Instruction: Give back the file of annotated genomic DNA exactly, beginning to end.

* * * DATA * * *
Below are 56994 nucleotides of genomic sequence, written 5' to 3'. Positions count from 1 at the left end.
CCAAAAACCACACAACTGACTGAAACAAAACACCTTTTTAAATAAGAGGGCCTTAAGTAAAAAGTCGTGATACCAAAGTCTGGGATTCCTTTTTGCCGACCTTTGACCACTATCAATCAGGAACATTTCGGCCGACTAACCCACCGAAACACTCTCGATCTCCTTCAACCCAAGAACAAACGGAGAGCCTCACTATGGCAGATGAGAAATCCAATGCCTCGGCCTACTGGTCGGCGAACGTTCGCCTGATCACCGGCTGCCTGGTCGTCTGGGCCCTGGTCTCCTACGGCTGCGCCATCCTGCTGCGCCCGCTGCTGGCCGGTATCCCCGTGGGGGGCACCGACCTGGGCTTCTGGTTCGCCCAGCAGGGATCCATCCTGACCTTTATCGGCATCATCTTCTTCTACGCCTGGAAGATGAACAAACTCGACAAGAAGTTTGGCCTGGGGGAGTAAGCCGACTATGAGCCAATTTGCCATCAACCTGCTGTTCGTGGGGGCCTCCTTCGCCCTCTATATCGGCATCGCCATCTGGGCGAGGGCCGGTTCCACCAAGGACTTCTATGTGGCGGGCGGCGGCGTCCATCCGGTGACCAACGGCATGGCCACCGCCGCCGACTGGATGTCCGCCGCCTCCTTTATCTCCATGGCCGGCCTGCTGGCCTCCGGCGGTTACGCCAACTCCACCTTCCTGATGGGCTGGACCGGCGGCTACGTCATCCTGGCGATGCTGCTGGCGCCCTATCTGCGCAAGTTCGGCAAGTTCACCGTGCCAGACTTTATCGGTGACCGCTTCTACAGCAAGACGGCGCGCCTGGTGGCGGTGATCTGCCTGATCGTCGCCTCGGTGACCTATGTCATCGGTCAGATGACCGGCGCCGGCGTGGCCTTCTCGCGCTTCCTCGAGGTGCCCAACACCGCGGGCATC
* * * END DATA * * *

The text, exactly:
Below are 56994 nucleotides of genomic sequence, written 5' to 3'. Positions count from 1 at the left end.
CCAAAAACCACACAACTGACTGAAACAAAACACCTTTTTAAATAAGAGGGCCTTAAGTAAAAAGTCGTGATACCAAAGTCTGGGATTCCTTTTTGCCGACCTTTGACCACTATCAATCAGGAACATTTCGGCCGACTAACCCACCGAAACACTCTCGATCTCCTTCAACCCAAGAACAAACGGAGAGCCTCACTATGGCAGATGAGAAATCCAATGCCTCGGCCTACTGGTCGGCGAACGTTCGCCTGATCACCGGCTGCCTGGTCGTCTGGGCCCTGGTCTCCTACGGCTGCGCCATCCTGCTGCGCCCGCTGCTGGCCGGTATCCCCGTGGGGGGCACCGACCTGGGCTTCTGGTTCGCCCAGCAGGGATCCATCCTGACCTTTATCGGCATCATCTTCTTCTACGCCTGGAAGATGAACAAACTCGACAAGAAGTTTGGCCTGGGGGAGTAAGCCGACTATGAGCCAATTTGCCATCAACCTGCTGTTCGTGGGGGCCTCCTTCGCCCTCTATATCGGCATCGCCATCTGGGCGAGGGCCGGTTCCACCAAGGACTTCTATGTGGCGGGCGGCGGCGTCCATCCGGTGACCAACGGCATGGCCACCGCCGCCGACTGGATGTCCGCCGCCTCCTTTATCTCCATGGCCGGCCTGCTGGCCTCCGGCGGTTACGCCAACTCCACCTTCCTGATGGGCTGGACCGGCGGCTACGTCATCCTGGCGATGCTGCTGGCGCCCTATCTGCGCAAGTTCGGCAAGTTCACCGTGCCAGACTTTATCGGTGACCGCTTCTACAGCAAGACGGCGCGCCTGGTGGCGGTGATCTGCCTGATCGTCGCCTCGGTGACCTATGTCATCGGTCAGATGACCGGCGCCGGCGTGGCCTTCTCGCGCTTCCTCGAGGTGCCCAACACCGCGGGCATC